Research in Luxembourg - Sources to Determine place of origin
Research in Luxembourg #5
Therese Becker © 1998
 Sources to determine place of origin.
An extremely high percentage of the Luxembourg population emigrated
to the United States in the 19th Century. Their descendants are
anxious to find their place of origin in Luxembourg.
Follows a few ideas on sources which may help.
- It is always best to find the town of origin by searching the
American sources. The LDS church has compiled a booklet "Tracing
Immigrant origins." It may give you ideas about American sources
which you had not thought of.
When you have done all that you can on the American side with
American sources and you still do not know where your ancestor came
from, consider the followings:
- "Nicholas GONNER - Luxembourgers in the New World" 2 volumes by,
Jean Ensch, Jean-Claude Muller, Robert E. Owen.
Volume 2 contains an alphabetical index of the names found in the
"Luxemburger Gazette." This newspaper published in Dubuque, Iowa,
started 4 August 1871 and continued to be published in the German
language until 1918. Under each name (surname and given name) are
listed the dates of the newspaper and the page number on which that
name appears.
These newspapers have been filmed and are available through the
circulation system of the Family History Centers of the LDS church.
They are very difficult to read because there are 5 or 6 columns to
each page, therefore the writing is very small and of course the
gothic script was the only German writing used at that time. It
does not contain just birth, marriage and death announcements but
arrivals from Luxembourg, celebrations and any worthwhile
happenings in the Luxembourg community often giving a clue to a
place of origin.
- "Emigrants et remigrants Luxembourgeois de 1876 a 1900 Etats-Unis
d'Am‚rique, Argentine et pays extra-europ‚ens" by Anders Hatz -
Archives Nationales - 1994.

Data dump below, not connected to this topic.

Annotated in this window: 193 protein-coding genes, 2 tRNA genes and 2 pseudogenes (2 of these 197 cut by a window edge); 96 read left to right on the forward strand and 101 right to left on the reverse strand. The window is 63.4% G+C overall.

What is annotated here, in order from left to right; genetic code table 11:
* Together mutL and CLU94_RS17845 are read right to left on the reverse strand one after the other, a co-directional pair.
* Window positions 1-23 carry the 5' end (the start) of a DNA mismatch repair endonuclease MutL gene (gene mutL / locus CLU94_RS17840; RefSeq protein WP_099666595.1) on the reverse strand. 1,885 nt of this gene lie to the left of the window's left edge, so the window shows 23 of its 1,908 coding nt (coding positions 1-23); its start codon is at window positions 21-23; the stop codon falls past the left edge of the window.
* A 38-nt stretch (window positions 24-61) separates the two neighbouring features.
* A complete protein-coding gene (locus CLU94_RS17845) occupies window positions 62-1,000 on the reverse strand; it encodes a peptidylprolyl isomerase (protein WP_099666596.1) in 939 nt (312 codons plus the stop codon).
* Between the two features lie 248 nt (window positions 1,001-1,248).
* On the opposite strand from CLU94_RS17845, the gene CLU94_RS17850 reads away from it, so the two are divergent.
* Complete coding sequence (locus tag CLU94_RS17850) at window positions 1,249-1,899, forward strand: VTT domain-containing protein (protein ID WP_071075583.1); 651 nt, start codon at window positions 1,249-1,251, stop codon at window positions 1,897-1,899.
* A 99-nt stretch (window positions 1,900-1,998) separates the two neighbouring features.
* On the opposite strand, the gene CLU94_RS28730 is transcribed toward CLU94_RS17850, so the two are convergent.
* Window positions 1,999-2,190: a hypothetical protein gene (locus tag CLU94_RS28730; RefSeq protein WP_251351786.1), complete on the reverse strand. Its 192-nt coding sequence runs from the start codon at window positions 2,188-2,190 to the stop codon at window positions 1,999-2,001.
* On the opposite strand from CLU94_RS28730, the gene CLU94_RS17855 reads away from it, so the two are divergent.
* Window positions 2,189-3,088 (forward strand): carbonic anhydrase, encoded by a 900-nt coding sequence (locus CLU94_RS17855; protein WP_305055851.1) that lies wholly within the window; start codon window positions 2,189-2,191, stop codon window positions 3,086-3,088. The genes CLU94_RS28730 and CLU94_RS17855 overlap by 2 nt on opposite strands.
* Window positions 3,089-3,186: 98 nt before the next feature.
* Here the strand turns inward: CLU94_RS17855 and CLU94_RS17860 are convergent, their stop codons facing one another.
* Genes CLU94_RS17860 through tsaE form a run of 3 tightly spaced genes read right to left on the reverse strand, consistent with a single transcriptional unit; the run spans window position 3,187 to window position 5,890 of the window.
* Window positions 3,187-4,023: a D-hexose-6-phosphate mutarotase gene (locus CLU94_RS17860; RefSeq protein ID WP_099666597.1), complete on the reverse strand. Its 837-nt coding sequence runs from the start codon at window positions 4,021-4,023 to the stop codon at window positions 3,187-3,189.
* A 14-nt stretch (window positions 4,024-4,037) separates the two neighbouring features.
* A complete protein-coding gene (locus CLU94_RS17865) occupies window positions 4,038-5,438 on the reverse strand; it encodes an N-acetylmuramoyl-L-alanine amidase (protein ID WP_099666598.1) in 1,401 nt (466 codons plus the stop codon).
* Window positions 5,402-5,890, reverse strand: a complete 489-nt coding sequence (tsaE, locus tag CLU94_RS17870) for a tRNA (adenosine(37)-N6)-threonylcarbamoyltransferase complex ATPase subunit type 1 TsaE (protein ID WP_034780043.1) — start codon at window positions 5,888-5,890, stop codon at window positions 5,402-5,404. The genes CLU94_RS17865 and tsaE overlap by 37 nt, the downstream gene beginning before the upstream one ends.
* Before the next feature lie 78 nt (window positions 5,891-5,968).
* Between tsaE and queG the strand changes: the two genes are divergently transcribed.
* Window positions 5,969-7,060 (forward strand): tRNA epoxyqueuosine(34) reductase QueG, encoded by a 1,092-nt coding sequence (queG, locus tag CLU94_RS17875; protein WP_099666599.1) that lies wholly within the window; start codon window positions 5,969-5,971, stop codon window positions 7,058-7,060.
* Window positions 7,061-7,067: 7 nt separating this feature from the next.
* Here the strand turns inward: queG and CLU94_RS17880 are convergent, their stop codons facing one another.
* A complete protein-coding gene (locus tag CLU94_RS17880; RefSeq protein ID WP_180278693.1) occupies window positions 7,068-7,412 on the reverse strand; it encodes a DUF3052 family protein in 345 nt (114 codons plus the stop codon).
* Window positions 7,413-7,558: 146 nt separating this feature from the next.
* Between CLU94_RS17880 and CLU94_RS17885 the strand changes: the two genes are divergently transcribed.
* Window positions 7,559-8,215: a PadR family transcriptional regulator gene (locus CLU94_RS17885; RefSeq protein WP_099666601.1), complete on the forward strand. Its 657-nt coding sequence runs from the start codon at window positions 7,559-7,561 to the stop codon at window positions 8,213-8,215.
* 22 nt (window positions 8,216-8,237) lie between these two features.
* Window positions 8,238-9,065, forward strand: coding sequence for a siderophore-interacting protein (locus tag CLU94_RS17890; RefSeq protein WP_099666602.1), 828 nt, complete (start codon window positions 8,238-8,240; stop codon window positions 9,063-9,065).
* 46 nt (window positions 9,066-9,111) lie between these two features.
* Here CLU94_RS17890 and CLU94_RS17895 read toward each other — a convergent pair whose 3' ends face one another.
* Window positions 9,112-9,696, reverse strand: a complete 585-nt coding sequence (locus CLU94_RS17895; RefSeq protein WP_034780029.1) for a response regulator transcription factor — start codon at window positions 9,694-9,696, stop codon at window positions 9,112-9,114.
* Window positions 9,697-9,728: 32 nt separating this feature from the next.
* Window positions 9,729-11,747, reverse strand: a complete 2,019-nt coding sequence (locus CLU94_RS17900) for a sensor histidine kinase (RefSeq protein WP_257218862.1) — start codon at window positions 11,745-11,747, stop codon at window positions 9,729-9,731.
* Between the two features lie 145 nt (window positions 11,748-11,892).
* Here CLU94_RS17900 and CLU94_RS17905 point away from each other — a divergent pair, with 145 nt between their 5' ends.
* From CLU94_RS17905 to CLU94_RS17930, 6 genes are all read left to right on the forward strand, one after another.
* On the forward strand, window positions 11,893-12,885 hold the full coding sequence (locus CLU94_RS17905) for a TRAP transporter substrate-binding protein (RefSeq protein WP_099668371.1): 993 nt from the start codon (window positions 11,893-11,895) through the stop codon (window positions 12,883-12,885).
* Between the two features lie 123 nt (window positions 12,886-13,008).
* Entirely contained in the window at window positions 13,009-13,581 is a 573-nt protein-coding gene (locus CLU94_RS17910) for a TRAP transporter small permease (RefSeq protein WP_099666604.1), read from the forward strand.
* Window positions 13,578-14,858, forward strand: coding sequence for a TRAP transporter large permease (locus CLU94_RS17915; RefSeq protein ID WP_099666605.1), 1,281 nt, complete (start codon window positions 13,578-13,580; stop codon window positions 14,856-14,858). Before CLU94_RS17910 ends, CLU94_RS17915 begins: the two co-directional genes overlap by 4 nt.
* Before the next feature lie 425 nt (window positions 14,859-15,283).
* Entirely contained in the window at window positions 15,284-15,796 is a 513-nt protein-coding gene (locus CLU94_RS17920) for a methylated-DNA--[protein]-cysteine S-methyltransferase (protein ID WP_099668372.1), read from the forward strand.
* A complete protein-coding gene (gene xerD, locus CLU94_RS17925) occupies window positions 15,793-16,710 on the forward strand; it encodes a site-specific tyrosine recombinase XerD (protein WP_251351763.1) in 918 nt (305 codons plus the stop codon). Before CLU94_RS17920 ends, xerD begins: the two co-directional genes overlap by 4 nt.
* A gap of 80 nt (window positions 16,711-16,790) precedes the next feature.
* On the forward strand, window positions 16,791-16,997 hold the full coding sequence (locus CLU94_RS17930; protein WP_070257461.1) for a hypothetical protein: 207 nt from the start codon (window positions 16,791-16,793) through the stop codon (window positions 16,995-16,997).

This book is in two parts: the first part contains localities each
followed by a list of emigrants from that locality. The names have
been numbered consecutively but are not in alphabetical order. The
second part is an alphabetical name index (surname and given name)
which gives a reference number to the first part. This book is a
gold mine if your ancestor came between 1876 and 1900. In his
introduction Mr Hatz mentions that the population of Luxembourg
emigrating to the New World is estimated to have been 70000 perhaps
even 72000 between 1840 and 1900. A law was passed in
1875 requiring that a declaration of change of residence be made at
the town hall. This is the reason that Mr Hatz book starts only
with 1876. Prior to that date things are more difficult BUT NOT
- "Arlonais fondateurs de Belgium-Wisconsin" by Jean Ducat 1993.
(Arlon, Autelbas, Bonnert, Guirsch, Heinsch, Toernich et anciennes
sections de Hachy: Fouches, Sampont.) Contains 33 pages of name
index listing where the emigrants were born, where they left from
and other information. This book is only useful descendants of
people who left from the province of Luxembourg in Belgium.
- "Luxemburger Familienname (nach der Volksz„hlung von 1930).
Luxembourg - Imprimerie de Gasperich 1989.
This book contains an alphabetical list of surnames showing the
frequency of each surname in various localities in 1930. Therefore
you may want to start your search in the ten-year indexes (see
chapter on civil registration) of the localities shown for your
surname. You may want to extend your search to the surrounding
This book is available at the Family History Library in Salt Lake
City but is not microfilmed. If you ask them for a xerox copy of a
page, please be sure to include your postal address.

- The LDS church has microfilmed all the civil registers of
Luxembourg and ten-year indexes. You need to search all the
ten-year indexes on microfilms. (Someone has posted the numbers on
this site.) If you happen to be at the Family History Library in
Salt Lake City, you can search all the ten-year indexes of the
Grand Duchy in 5 to 10 hours. In the old filming of the Grand
Duchy, the ten-year indexes were all "item 1" (on the first part of
the film) but that filming was poorly done. The new filming which
is a much better quality is less practical because the ten-year
indexes are no longer item 1 but maybe item 3 or item 5, etc.,
therefore farther on the film. This means that you need to use a
reader that winds and rewinds easily.
- If you are not exactly sure if your ancestor came from the Grand-
Duchy or from the former province of Luxembourg now in the
Rheinland, you may want to consider searching the Emigration lists
from the Rheinland which are found in the Family History Library
And now if you have not yet found the place of origin of your
ancestor, please remember "NEVER, NEVER, NEVER GIVE UP."

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